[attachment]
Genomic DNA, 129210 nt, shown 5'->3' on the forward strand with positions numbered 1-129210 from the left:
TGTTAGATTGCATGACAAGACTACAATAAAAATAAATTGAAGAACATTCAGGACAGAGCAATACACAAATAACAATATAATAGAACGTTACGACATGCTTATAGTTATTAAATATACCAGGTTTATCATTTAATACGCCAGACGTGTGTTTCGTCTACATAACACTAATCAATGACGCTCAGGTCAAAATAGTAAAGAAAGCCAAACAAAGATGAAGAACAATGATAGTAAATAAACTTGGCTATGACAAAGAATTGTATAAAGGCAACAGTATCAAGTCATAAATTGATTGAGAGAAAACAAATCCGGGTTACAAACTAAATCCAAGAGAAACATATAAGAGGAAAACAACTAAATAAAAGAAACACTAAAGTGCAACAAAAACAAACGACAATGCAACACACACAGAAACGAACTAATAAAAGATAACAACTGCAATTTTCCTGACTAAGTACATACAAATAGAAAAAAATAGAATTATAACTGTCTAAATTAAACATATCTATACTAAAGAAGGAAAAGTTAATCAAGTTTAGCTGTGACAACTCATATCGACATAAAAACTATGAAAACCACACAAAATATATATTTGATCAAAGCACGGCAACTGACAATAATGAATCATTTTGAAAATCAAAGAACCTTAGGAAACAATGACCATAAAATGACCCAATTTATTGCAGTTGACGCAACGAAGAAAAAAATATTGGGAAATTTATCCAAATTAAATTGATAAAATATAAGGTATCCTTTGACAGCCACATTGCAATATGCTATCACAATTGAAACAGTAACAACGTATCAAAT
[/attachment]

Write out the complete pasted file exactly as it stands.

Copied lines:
Genomic DNA, 129210 nt, shown 5'->3' on the forward strand with positions numbered 1-129210 from the left:
TGTTAGATTGCATGACAAGACTACAATAAAAATAAATTGAAGAACATTCAGGACAGAGCAATACACAAATAACAATATAATAGAACGTTACGACATGCTTATAGTTATTAAATATACCAGGTTTATCATTTAATACGCCAGACGTGTGTTTCGTCTACATAACACTAATCAATGACGCTCAGGTCAAAATAGTAAAGAAAGCCAAACAAAGATGAAGAACAATGATAGTAAATAAACTTGGCTATGACAAAGAATTGTATAAAGGCAACAGTATCAAGTCATAAATTGATTGAGAGAAAACAAATCCGGGTTACAAACTAAATCCAAGAGAAACATATAAGAGGAAAACAACTAAATAAAAGAAACACTAAAGTGCAACAAAAACAAACGACAATGCAACACACACAGAAACGAACTAATAAAAGATAACAACTGCAATTTTCCTGACTAAGTACATACAAATAGAAAAAAATAGAATTATAACTGTCTAAATTAAACATATCTATACTAAAGAAGGAAAAGTTAATCAAGTTTAGCTGTGACAACTCATATCGACATAAAAACTATGAAAACCACACAAAATATATATTTGATCAAAGCACGGCAACTGACAATAATGAATCATTTTGAAAATCAAAGAACCTTAGGAAACAATGACCATAAAATGACCCAATTTATTGCAGTTGACGCAACGAAGAAAAAAATATTGGGAAATTTATCCAAATTAAATTGATAAAATATAAGGTATCCTTTGACAGCCACATTGCAATATGCTATCACAATTGAAACAGTAACAACGTATCAAAT